Monday, June 26th, 2006 at 6:43 pm in Misc. Transportation.
In writing a postmortem on three days of free transit provided by the $7.5 million Spare the Air Program, a largely federally funded anti-smog program, I found an interesting reticence to embrace this utopian ideal.
Instead of free transit, the area leaders seem more intent on charging commuters more, albeit for noble ends.
Theres congestion pricing. In one form, it would allow people who are in a hurry and willing to spend maybe $7 to get past a traffic jam. The idea is being incorporated into the Smart Lanes, a.k.a., “HOT lanes, for high-occupancy/toll lanes.
In another form, it might someday make anyone who wants to drive into San Francisco pay a fee just as Londoners have done for several years.
Alameda County Supervisor Scott Haggerty, who represents the county on the Metropolitan Transportation Commission, saw the three Spare the Air Days as a beacon to a future that others dismiss as a pipe dream.
He likes to talk about free transit as a worthy goal, and points to the Spare the Air experience as proof that commuters respond to the idea.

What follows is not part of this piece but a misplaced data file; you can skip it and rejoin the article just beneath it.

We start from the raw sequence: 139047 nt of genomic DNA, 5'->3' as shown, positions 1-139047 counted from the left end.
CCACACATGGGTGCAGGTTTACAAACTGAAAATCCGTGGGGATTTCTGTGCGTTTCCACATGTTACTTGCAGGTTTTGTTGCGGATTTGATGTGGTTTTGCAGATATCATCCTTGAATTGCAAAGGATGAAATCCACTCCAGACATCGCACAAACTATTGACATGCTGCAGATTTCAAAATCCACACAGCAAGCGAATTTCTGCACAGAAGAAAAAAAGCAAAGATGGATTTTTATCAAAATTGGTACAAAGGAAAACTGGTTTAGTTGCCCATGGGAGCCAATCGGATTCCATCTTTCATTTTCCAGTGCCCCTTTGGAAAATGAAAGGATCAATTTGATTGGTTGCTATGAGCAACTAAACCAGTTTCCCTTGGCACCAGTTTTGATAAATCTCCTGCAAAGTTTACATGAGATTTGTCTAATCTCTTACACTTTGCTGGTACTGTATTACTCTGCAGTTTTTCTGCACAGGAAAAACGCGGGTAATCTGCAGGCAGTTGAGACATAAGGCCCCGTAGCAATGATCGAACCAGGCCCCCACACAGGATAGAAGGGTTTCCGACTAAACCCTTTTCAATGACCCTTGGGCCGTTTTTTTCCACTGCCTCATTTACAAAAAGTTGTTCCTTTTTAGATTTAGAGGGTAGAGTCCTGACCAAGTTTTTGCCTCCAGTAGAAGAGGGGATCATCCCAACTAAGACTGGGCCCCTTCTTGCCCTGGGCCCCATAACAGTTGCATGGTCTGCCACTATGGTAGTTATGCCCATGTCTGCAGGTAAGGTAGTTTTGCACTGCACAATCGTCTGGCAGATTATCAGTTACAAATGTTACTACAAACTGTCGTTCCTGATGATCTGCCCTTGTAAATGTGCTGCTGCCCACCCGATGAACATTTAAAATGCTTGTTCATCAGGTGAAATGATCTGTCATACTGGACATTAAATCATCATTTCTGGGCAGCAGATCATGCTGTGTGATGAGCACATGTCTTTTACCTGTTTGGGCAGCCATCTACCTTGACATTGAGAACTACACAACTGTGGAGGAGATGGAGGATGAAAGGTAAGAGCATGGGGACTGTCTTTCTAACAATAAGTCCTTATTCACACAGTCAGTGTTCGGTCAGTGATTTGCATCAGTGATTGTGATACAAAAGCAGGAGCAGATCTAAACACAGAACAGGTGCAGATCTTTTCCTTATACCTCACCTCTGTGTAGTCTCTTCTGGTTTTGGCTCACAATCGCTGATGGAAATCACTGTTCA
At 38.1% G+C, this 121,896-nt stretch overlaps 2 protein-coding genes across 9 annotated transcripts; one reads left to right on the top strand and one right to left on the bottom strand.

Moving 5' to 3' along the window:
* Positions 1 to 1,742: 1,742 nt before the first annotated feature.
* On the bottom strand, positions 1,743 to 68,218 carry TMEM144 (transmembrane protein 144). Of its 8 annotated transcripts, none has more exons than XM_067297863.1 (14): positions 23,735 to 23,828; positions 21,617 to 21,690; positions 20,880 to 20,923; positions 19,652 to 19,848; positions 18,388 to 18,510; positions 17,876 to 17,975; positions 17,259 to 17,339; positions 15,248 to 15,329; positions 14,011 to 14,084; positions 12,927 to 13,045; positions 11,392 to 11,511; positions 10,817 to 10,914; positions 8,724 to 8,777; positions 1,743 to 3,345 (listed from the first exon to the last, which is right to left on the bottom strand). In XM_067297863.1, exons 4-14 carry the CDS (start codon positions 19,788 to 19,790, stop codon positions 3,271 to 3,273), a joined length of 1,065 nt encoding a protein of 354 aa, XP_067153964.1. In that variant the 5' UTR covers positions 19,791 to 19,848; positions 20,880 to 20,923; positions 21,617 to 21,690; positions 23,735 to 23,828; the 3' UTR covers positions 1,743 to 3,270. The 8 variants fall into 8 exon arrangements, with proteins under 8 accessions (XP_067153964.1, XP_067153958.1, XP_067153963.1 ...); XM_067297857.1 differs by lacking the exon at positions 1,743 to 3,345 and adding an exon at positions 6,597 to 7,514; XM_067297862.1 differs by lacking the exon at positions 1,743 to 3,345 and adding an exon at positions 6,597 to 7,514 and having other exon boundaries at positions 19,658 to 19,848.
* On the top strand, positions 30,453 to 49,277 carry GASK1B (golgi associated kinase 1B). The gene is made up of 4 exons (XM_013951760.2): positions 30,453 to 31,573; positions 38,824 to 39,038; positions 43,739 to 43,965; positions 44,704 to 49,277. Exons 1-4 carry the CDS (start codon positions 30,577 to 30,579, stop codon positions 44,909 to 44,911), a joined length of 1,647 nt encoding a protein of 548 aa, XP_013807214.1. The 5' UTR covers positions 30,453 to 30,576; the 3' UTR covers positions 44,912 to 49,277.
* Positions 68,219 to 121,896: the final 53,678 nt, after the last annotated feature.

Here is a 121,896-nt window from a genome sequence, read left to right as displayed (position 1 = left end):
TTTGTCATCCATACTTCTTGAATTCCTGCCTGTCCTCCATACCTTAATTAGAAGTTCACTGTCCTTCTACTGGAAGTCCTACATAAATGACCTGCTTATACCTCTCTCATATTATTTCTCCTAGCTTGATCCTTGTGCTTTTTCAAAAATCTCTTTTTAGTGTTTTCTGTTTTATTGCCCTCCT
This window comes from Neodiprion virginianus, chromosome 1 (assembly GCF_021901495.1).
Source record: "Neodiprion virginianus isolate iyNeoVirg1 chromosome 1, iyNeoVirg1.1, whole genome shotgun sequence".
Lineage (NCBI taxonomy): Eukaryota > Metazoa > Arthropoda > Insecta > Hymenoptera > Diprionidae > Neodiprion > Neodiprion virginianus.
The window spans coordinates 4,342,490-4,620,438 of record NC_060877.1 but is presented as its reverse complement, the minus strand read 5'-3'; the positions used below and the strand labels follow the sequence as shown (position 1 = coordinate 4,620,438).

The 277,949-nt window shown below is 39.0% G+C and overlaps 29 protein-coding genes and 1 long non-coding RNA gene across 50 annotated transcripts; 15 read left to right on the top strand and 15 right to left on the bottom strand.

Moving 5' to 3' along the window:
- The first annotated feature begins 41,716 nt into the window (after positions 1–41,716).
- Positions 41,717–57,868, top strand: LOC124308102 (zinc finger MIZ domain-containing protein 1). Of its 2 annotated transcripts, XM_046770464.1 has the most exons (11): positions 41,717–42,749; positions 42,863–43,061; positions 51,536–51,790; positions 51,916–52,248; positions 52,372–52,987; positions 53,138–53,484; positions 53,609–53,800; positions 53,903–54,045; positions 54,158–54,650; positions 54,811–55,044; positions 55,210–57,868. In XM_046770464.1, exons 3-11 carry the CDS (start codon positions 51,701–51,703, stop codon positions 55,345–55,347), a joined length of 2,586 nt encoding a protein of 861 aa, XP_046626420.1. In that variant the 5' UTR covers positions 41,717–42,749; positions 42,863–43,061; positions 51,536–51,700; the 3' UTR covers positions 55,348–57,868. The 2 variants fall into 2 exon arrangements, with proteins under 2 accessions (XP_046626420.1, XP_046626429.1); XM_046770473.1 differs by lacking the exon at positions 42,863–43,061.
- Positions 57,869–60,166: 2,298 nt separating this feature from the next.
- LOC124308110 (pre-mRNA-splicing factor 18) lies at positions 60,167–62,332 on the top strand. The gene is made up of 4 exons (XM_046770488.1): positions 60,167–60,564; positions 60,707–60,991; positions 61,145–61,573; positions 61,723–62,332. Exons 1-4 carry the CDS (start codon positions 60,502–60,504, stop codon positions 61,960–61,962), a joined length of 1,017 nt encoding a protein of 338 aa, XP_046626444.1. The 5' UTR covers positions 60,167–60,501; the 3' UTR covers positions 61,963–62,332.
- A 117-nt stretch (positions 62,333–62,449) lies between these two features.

And even if the goal seems other-worldly, the planet we live upon may have it no other way, he told me.
“Theres a bigger question out here; what were seeing with climate change, with extreme winters, extreme heat, he said. “The 10 hottest years that weve had were the last 10 years.
And remember that heat, as Bay Area Air Quality Management District spokesman Aaron Richardson reminds us, is one of the main contributing factors to the chemical reaction that creates smog.
And as our climate heats up and the evidence for that is becoming harder and harder to deny, “we’re going to have to find a way to move people more effectively the single-occupancy vehicle, Haggerty says.
“When you see (ridership) increases that we’re seeing right now, it shows people will ride transit. You just have to give them incentive.